Via the Daily Rushbo, the best part of this is Rush’s voice dropping into a sort of audible leer when he talks about the ecstasy Clinton-haters will feel when Daddy Trump gives ’em what they want. If he’s this raspy with excitement now, what’s this show going to sound like once Trump actually gets to work on her? Good lord.
He’s correct, though. And I’ll go beyond that: An all-out daily ad hominem attack on the Clintons may be Trump’s best play in the general. Who the hell wants him at the mic taking stage directions from Paul Manafort about how to act fake-presidential? It’d be like asking a gangsta rapper to perform something from the Great American Songbook. Trump has gotten where he is by channeling … I was going to write “the Republican id” but that’s unfair to the majority of Republicans who didn’t vote for him. Let’s go with “the reactionary id.” That being so, I think the Lewandowski approach makes more sense than Manafort’s: Just let it rip. What does Trump have to lose by doing so? He’s a heavy underdog with an historically terrible favorable rating for a major-party nominee. No one’s going to buy his magical transformation into a more subdued statesmanlike figure who supposedly gives a rip about policy, and the adoring fans he already has will quickly grow annoyed by it.
He’s gotten where he is by convincing Republicans that boorishness is the heart and soul of political incorrectness, political incorrectness is the heart and soul of populism, and populism is the heart and soul of conservatism. He might as well stick with that and be as, ahem, politically incorrect as he can be towards the Clintons. They’re the perfect target for that sort of attack too, not because (as Rush says) no one ever lays a glove on them but because Hillary’s nomination rightly annoys Americans as an example of rotten dynastic elitism. Running a ridicule campaign at them for four months would be the rhetorical equivalent of hitting the king in the face with a cream pie. It’d be Jeb Bush all over again. And like Jeb (but unlike Bill), Hillary has the ideal combination of traits to make her an object of populist mockery: She’s hyper-privileged, the elite of the elite, yet also underwhelming, which plays into Trump’s “rigged system” critique of undeserving people getting all of the rewards in society while the little guy suffers. Essentially, he’ll be the kid from “The Emperor’s New Clothes” except with a presidential spotlight.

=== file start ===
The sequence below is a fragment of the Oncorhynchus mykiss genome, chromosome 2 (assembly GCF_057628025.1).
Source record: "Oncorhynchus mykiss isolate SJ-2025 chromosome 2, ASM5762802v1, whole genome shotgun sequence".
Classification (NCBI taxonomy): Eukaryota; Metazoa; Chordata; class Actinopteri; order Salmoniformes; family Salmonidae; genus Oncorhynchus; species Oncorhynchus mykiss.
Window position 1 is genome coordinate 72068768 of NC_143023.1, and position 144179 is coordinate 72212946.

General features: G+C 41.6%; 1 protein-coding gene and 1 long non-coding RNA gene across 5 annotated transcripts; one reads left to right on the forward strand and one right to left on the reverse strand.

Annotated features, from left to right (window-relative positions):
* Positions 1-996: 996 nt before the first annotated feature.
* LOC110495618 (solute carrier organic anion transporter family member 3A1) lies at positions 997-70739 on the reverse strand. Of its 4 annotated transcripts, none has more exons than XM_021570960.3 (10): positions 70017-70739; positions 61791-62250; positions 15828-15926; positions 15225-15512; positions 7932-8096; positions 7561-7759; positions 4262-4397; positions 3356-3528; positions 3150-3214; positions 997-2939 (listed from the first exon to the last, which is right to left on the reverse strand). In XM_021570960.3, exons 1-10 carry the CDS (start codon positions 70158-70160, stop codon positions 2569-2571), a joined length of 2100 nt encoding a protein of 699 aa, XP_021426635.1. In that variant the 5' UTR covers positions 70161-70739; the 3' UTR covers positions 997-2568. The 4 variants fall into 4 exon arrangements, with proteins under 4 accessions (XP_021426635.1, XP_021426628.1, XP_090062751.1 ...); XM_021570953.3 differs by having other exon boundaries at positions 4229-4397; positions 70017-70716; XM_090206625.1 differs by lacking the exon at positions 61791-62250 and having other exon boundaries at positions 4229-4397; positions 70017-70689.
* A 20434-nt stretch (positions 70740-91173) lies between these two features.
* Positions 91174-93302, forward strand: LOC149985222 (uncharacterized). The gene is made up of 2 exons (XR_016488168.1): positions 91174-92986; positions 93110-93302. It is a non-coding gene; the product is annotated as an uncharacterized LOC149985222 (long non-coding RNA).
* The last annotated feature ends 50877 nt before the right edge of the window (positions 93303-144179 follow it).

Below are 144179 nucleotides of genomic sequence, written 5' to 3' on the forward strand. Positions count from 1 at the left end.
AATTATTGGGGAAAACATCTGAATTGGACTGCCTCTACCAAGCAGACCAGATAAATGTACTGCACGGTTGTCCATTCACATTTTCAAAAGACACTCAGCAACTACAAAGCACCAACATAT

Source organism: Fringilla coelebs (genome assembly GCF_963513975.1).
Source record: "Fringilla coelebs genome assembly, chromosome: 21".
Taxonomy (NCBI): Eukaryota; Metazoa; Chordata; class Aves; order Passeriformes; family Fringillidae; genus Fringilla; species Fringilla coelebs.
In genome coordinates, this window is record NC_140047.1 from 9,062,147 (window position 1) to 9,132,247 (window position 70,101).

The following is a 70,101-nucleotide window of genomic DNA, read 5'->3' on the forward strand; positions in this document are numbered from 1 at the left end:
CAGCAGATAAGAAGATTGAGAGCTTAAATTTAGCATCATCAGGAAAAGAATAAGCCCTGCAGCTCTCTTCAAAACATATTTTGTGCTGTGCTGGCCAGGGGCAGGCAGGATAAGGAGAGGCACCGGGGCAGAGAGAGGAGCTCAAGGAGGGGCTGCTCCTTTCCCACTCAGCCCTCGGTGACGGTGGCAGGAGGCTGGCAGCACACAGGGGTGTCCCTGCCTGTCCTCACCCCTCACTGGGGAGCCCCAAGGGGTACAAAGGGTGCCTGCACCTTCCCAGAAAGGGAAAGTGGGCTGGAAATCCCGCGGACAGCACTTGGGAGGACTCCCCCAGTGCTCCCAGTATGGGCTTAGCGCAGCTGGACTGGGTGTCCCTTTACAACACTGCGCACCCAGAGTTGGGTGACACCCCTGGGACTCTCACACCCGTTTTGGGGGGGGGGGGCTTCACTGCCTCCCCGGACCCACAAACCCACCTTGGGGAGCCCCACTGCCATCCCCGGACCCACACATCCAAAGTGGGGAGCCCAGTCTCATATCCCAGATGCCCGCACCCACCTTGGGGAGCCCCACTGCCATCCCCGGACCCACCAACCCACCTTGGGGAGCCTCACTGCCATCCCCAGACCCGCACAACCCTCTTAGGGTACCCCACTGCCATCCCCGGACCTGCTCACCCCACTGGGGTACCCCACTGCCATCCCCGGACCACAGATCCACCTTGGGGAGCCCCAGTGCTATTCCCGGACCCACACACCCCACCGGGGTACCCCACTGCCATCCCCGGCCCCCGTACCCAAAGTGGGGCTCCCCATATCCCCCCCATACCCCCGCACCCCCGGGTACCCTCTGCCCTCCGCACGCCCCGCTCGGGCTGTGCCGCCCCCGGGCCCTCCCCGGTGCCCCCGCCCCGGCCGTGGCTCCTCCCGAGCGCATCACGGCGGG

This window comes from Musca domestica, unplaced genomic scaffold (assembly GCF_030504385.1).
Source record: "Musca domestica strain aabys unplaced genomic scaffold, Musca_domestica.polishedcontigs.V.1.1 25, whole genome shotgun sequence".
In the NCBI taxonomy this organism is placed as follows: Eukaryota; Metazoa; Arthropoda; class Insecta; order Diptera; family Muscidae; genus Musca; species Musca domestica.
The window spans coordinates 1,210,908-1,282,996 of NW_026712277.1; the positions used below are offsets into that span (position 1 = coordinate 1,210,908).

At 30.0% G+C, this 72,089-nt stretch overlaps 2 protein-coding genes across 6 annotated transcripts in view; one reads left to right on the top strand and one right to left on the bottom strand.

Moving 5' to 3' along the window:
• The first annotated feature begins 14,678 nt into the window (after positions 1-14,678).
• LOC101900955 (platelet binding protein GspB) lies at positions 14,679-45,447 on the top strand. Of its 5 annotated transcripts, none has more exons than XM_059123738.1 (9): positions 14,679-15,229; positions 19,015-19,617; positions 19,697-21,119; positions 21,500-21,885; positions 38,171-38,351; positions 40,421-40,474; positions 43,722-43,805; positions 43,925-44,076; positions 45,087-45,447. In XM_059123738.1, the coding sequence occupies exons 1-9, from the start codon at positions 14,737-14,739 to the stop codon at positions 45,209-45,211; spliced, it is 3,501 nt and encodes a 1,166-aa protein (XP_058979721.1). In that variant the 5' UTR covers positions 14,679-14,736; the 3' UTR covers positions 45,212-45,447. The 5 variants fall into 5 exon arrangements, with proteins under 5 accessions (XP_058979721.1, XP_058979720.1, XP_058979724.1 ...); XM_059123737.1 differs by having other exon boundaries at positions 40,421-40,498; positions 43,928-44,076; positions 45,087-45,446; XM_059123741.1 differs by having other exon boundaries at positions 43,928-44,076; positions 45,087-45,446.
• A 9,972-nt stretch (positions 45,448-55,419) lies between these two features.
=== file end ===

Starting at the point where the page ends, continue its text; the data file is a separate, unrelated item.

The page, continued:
Will it get him elected? Nah, probably not, but diminishing Clinton and trying to turn the election into a referendum on political correctness stands a better chance than Trump trying to sound out the words of some domestic policy speech that Stephen Miller wrote for him. I think that’s what he’s been getting at lately in grumbling about how the “woman card” is all Hillary has to play. That’s his cloddish way of making the point I just made about the undeserving elite advancing in society for reasons other than merit — cloddish because it risks offending women who have succeeded in their own careers due to merit but still face skepticism from men from time to time. Hillary’s going to make Trump pay for it, and Trump being Trump, he’s going to make it easy for her. Paul Waldman: